Bhutanese occasionally eat beef, especially in western Bhutan, as well as pork, poultry, goat and yak meat, and fish are consumed on a limited scale. Tibetan Buddhists have traditionally not eaten fish. Hindus don't eat beef, many don’t eat fish or eggs. Ordinary Bhutanese have traditionally had meat once or twice a week at most or at special festivals or celebrations. One of the main reason meat was not eaten is the lack of refrigeration..

Choi Wangmo wrote: “Though Bhutanese people consume meat, the country has no slaughterhouse of its own. The meats are imported from its neighboring countries like India and Nepal. Due to its Buddhist beliefs, almost 40% of its population is vegetarian and killing is strongly prohibited in the country. Unless the animals die of natural causes, its owners are not allowed to kill them. Also, the sale of meat during holy months and auspicious days are banned. Don’t be surprised if you see cows wandering on the streets very happily. [Source: Choi Wangmo, Book My Tour, July 27, 2018]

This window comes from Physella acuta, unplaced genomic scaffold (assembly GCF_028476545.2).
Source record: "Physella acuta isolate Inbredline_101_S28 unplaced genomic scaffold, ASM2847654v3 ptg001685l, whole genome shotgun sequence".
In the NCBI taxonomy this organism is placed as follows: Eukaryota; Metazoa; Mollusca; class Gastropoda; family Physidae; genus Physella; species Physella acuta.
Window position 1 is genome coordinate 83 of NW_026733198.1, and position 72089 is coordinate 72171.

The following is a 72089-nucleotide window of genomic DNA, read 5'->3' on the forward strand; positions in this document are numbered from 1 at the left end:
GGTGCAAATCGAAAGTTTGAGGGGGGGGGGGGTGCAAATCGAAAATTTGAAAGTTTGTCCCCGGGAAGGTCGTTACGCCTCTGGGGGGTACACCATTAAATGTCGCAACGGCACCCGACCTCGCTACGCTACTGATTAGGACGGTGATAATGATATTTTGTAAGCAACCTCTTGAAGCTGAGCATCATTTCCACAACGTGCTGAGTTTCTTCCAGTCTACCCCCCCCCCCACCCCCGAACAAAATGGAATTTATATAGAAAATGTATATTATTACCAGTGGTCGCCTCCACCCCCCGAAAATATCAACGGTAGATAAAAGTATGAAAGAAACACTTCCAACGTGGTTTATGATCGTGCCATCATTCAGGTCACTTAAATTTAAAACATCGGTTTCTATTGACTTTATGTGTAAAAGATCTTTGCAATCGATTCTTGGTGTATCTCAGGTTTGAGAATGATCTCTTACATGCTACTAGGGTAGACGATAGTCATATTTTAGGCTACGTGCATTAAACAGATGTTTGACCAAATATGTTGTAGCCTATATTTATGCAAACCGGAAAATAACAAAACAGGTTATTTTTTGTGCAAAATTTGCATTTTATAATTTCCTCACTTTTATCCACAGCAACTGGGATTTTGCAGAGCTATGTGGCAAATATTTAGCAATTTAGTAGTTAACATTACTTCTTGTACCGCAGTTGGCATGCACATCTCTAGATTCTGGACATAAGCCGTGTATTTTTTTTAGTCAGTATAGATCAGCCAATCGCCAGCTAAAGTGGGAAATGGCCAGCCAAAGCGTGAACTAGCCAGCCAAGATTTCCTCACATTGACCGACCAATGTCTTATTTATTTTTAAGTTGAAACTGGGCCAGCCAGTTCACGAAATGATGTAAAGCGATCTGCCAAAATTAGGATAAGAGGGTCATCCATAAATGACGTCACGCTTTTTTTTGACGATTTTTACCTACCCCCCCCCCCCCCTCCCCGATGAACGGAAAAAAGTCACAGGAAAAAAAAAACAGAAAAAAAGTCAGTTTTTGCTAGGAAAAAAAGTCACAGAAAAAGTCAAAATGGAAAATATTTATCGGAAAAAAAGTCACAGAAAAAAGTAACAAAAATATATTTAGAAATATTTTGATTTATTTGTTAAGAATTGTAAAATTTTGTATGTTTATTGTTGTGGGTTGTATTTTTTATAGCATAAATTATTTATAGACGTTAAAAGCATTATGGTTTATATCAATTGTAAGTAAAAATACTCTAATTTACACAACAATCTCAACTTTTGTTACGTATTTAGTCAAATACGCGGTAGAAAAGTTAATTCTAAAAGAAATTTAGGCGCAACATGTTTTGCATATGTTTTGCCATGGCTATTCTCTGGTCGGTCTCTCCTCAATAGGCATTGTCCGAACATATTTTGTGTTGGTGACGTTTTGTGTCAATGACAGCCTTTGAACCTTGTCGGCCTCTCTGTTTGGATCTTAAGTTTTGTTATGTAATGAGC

The Mangdeps (Makheps) speak Mangdepkha and inhabit the central areas of Bhutan. They were classified as butchers in Tibet before they fled to Bhutan from the Chinese invasion in the 1950s. Buddhists are not allowed to kill animals. Butchering in Bhutan is done by the Mangdeps, who have have been regarded as a kind of caste. [Source: Tourism Council of Bhutan,]

The Bhutanese have traditionally believed that chickens are sacred animals and pigs are evil. "For judgement in the period between death and rebirth," John Scofield wrote in National Geographic, "a chickens will put white pebbles onto a scale to represent their good deeds, while a pig shovels on black pebbles to signify the evil one has done." Bhutanese have traditionally eaten pork but not chicken. In the old days travelers used to carry live roosters in their knapsacks to ensure safety. [Source: John Scofield, National Geographic, October 1974]

Bhutanese Cuisine